Why The Mexican Central Bank's $1 Billion Intervention Failed: Goldman Explains

Following the MXN rough start of the year, which saw the Mexican currency tumble to its lowest level ever, the central bank stepped into the FX market this morning by selling about $1 billion USD spot, hoping to break the destabilizing MXN relentless depreciation trend. According to the central bank market operations manager, the authorities are not just seeking to stabilize but to “strengthen the Peso”.

Putting the recent move in the peso in context, the MXN's Real Effective Exchange Rate (REER) has depreciated 41% since mid-2013 and is now at its weakest level in more than 20 years. In fact, the only time the REER was weaker than it is currently was in the aftermath of the ravaging 1994-1995 "Tequila" economic and banking crisis. That is, the current MXN weakness is unprecedented outside the grip of a major crisis and is also visibly weaker than the level reached during the 2008-09 GFC.

There is just one problem: so far they have failed dramatically, with the peso sliding ever since the intervention, and moments ago almost filling the entire gap.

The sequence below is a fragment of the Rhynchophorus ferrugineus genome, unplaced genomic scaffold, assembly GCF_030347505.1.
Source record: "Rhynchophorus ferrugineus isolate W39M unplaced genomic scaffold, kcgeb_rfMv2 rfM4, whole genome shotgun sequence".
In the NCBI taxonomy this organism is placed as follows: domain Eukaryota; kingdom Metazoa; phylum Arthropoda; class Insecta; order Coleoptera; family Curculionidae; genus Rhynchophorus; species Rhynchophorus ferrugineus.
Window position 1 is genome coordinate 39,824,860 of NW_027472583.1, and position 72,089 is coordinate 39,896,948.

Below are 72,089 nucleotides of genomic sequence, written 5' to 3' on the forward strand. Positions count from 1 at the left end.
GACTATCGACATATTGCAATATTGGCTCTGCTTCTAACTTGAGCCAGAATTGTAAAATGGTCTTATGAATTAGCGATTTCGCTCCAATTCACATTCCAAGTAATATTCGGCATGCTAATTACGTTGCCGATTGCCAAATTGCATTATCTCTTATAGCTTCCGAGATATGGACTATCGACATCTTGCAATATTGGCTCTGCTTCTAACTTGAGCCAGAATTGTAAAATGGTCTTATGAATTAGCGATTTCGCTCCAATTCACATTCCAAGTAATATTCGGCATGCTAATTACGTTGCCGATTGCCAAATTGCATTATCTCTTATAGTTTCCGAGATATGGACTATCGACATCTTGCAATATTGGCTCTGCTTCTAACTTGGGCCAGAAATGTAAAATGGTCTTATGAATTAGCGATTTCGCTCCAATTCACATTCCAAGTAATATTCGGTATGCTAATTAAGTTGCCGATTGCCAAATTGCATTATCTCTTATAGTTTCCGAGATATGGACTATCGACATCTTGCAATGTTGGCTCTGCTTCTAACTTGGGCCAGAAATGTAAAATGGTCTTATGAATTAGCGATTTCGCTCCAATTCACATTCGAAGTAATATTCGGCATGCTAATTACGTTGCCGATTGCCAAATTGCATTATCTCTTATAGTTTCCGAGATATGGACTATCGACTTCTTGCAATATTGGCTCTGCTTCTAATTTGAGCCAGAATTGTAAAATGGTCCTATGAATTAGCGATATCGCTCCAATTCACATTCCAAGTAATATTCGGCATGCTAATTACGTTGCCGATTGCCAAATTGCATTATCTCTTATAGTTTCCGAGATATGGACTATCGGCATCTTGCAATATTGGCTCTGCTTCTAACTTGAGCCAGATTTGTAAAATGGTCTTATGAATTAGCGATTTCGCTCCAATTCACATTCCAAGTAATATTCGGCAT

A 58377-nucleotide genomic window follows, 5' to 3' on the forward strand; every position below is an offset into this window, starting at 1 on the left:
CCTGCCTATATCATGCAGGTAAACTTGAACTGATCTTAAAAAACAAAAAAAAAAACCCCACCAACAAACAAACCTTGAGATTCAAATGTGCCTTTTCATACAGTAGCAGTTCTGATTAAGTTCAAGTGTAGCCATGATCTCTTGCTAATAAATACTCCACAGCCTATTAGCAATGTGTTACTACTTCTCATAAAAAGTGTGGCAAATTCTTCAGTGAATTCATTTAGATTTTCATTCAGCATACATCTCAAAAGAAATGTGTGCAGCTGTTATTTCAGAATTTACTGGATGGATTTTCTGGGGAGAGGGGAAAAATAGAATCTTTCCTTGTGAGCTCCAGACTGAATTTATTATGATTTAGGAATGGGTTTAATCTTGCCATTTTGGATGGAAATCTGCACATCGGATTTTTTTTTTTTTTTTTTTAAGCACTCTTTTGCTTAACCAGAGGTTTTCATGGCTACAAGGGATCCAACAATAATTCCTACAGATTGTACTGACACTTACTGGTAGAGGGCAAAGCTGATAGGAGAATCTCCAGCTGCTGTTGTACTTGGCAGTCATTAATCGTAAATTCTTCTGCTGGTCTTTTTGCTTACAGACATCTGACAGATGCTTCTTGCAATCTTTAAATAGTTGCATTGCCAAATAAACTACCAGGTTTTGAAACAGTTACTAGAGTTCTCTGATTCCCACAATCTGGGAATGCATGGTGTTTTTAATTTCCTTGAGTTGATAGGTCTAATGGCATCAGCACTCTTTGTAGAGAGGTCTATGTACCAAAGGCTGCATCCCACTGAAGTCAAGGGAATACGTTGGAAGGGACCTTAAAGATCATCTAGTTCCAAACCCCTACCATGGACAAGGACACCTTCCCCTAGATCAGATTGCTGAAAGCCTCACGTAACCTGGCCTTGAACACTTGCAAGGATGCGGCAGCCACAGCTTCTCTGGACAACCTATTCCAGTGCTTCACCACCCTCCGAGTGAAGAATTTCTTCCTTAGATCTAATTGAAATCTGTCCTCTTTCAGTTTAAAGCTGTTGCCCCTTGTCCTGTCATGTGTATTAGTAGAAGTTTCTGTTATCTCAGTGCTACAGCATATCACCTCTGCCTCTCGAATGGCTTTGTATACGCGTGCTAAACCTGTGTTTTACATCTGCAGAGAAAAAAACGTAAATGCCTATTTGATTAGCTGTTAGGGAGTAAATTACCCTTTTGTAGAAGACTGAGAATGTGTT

To be sure, one can't really blame Banxico for intervening: with the local population, of which over half lives in poverty, angry and protesting the recent "Gasolinazo", or 20% increase in the price of gas, the crashing currency is sure to send many other prices, especially of imported goods, through the roof while sending much of the population over the edge. Which is why Goldman's Alberto Ramos agrees that the central bank had to do something:

"In our assessment, some FX market intervention at this juncture is justified since market liquidity conditions became somewhat tighter, the MXN entered overshooting territory (excessively undervalued) and from current levels, significant additional exchange rate weakness, while making exporters even more competitive, can threaten two valuable public goods: price and local financial market stability. A very weak currency can have significant medium-term costs for the broader economy as it is likely to add pressure on inflation and wages (which would over time reduce the cost-competitiveness of the Mexican exporters) and prompt to a tighter monetary stance. Overall, higher inflation/wages and higher rates would be a clear negative shock to the non-tradable sectors of the Mexican economy, for they would not enjoy the exporters (tradable sectors) benefit of a weak currency.

So much for a "brave new world" in which global trade imbalances can be resolved without central bank intervention. If anything, the events from the first 4 days of 2017, in which we first saw a dramatic indirect intervention by the PBOC which sent the overnight CNH deposit rate to the highest ever in a desperate attempt to crush shorts, and then the Mexican direct intervention, have confirmed that 2017 will be very much like 2016 when it comes to central bank intervention, if not more so.